"Pride goeth before destruction, and an haughty spirit before a fall."

Proverbs 16:18

In this brief monograph, we shall be hunting down and examining various creatures from the bestiary of Medieval/Renaissance thought. Among these are the fierce lion of imperious, egotistical power, a pair of fantastic peacocks, one of vanity, one of preening social status, and the docile lamb of humility. The lion and the peacocks are of the species known as pride, while the lamb is of an entirely different, in fact antithetical race, that of humility and forgiveness. The textual regions we shall be exploring include the diverse expanses, from palace to heath, of William Shakespeare, the dark, sinister Italy of John Webster, and the perfumed lady's chambers of Ben Jonson and Robert Herrick.

The tragic hero of Shakespeare's King Lear is brought down, like all tragic heroes, by one fatal flaw, in this case pride, as well as pride's sister, folly. It is the King's egotistical demand for total love and, what's more, protestations of such from the daughter who loves him most, that set the stage for his downfall, as well as calling to the minds of the Elizabethan audience of Shakespeare's day the above-cited biblical edict. This daughter, Cordelia, can be seen as the humble lamb mentioned earlier, and her love and filial devotion go not only beyond that of her sisters (which is nil) but beyond words, thus enraging the proud king whose subsequent petulant rebukes extend to a bit of ironic Freudian projection: "Let pride, which she calls plainness, marry her" (I.i.125). Here, Shakespeare is emphasizing Lear's pride by having him indulge in the common tendency of despising in others (and in this case wrongly) what one is most guilty of oneself. Lear's rash pride is also underscored in the exposition of the first scene by Kent, who feels it his duty to speak out "when power to flattery bows" (I.i.144). Only pride bows to flattery, and Kent is in essence telling Lear that his pride is getting the better of him.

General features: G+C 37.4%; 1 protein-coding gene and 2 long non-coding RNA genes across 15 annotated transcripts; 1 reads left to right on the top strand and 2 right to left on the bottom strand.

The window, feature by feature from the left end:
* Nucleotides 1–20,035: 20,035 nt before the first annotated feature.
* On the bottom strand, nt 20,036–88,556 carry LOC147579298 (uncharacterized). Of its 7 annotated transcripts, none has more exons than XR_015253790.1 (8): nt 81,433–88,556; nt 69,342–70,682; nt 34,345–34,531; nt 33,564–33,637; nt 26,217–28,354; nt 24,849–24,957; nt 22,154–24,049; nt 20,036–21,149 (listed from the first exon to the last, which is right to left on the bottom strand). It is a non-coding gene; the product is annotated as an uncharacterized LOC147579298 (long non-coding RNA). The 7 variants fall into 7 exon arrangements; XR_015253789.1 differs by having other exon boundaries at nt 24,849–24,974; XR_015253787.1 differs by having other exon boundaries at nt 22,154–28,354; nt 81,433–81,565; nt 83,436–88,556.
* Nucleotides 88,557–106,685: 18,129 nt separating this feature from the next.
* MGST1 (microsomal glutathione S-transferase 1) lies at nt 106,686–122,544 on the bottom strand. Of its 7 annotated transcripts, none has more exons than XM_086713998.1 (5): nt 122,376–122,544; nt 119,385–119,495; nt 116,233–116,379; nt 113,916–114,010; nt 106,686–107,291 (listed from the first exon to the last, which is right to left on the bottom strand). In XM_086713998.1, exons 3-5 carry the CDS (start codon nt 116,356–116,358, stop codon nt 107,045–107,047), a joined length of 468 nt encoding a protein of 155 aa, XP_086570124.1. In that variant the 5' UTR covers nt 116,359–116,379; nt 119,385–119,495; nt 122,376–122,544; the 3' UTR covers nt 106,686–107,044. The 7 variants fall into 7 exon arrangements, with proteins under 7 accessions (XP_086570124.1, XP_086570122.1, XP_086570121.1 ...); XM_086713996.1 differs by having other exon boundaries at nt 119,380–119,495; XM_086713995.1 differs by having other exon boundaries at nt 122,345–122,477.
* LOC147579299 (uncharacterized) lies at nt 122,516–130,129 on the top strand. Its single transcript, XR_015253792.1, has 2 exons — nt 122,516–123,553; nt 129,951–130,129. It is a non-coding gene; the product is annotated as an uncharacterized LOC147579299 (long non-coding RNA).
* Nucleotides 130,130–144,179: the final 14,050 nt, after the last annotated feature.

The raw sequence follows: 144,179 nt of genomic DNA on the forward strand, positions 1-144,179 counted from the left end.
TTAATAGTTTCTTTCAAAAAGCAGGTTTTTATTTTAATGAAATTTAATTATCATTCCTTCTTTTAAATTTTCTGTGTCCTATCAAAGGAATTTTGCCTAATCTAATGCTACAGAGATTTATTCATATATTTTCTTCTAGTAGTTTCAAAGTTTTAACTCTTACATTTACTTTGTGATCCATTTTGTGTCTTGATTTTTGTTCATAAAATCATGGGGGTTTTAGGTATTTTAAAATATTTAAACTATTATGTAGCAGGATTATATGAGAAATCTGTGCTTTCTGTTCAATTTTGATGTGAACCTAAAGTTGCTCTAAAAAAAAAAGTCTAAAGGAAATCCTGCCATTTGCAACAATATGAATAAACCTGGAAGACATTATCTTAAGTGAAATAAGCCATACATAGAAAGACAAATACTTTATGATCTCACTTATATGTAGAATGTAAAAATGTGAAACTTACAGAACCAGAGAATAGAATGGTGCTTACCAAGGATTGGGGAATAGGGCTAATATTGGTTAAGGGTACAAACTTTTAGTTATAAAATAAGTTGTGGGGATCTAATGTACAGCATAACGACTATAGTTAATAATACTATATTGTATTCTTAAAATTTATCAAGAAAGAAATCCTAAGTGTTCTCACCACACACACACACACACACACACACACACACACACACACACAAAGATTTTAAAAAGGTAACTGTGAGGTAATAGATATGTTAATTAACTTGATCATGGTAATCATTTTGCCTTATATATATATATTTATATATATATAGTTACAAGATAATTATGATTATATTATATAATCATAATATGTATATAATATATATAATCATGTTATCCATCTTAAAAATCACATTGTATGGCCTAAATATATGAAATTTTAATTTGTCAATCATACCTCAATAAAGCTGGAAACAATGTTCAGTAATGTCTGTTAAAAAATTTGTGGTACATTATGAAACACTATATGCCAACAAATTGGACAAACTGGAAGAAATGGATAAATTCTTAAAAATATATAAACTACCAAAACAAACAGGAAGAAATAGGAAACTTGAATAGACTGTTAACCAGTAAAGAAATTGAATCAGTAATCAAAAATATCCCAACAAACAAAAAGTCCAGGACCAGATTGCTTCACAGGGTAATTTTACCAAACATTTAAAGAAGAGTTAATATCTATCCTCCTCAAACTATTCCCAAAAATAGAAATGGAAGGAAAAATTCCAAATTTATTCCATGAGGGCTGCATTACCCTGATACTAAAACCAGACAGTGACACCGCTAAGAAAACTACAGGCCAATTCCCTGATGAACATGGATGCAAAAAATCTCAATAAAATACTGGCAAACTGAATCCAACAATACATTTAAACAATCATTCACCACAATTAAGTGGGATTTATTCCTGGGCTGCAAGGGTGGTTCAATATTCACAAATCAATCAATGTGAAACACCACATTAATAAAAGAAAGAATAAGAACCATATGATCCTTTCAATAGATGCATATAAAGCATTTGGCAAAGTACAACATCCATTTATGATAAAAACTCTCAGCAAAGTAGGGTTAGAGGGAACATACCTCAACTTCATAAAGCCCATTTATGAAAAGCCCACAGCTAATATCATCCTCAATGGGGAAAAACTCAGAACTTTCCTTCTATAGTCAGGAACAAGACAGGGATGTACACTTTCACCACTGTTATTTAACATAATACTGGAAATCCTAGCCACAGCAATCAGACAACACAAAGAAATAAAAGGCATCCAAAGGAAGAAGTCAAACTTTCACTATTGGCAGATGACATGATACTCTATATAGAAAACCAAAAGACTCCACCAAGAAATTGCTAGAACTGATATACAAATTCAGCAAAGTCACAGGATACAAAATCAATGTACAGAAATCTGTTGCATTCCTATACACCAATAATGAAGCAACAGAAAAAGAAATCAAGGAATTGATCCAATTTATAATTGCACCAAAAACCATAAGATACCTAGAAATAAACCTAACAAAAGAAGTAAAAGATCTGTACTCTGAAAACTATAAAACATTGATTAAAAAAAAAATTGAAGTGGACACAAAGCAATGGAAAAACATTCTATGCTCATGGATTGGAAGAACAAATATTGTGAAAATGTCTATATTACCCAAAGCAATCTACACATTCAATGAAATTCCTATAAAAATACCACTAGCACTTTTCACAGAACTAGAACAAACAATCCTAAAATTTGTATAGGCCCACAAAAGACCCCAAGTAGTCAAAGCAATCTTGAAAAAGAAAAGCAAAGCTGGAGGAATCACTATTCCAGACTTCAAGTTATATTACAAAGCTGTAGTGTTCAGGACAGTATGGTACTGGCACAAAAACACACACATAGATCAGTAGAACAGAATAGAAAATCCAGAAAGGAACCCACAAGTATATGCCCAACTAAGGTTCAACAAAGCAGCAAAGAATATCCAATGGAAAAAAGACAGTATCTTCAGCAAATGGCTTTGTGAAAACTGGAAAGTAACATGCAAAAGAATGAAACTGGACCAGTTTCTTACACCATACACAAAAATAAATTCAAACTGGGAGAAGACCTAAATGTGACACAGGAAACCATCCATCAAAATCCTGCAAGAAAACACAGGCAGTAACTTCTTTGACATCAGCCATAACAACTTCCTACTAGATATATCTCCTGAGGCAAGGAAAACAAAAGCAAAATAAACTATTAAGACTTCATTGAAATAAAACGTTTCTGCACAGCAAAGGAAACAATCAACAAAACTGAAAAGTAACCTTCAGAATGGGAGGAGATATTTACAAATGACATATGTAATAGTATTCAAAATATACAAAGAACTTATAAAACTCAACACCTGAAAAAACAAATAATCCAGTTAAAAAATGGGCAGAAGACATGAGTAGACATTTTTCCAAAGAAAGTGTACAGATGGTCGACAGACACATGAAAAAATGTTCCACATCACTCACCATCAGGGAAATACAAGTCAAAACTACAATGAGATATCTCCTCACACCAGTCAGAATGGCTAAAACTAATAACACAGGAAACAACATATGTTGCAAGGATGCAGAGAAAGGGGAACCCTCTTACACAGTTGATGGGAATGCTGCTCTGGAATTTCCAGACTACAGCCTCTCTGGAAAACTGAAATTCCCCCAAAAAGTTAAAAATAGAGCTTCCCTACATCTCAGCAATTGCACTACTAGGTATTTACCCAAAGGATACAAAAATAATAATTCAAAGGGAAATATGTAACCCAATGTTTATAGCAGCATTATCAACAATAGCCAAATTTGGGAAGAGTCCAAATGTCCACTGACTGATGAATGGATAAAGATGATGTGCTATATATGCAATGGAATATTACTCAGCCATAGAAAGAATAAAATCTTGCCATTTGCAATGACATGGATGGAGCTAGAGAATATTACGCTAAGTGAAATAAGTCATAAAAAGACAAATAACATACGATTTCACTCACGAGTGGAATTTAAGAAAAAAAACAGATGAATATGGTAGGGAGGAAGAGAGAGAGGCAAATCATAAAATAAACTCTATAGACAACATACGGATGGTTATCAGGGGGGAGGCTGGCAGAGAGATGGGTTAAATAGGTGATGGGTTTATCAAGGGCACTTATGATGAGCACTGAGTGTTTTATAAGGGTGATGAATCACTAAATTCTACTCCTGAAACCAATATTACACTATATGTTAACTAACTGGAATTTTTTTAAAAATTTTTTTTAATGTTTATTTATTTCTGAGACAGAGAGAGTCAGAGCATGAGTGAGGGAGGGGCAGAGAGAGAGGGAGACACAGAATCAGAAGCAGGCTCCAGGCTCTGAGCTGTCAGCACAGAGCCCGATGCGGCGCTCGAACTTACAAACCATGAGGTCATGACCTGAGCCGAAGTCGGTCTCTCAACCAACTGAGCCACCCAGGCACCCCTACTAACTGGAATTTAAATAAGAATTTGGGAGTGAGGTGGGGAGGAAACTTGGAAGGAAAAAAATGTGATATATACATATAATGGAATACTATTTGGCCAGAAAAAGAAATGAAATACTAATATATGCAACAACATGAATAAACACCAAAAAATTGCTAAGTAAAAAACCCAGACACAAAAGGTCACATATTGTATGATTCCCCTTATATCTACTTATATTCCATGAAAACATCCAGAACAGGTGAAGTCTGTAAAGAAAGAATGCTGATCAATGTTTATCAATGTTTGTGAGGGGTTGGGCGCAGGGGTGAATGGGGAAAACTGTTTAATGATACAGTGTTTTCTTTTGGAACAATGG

Another aspect of pride which appears in King Lear, as well as Webster's The Duchess of Malfi, is that of the preoccupation with reputation and social status. In the latter play, it can be seen in Ferdinand's speech to the Duchess in act III, scene ii, in which he tells her an allegorical story about reputation, love, and death (See appendix). Given the Duke's choleric disposition and unnaturally obsessive fixation on his sister's sexual activity, it is not altogether certain how far his speech is motivated by pride and how much it is a product of another mortal sin (not treated here), lust. All the same, it is indicative of an overall world view in which pride of place is woven into the social fabric of the time. (Indeed, things are not so very different today, 400 years later--Plus ca change...)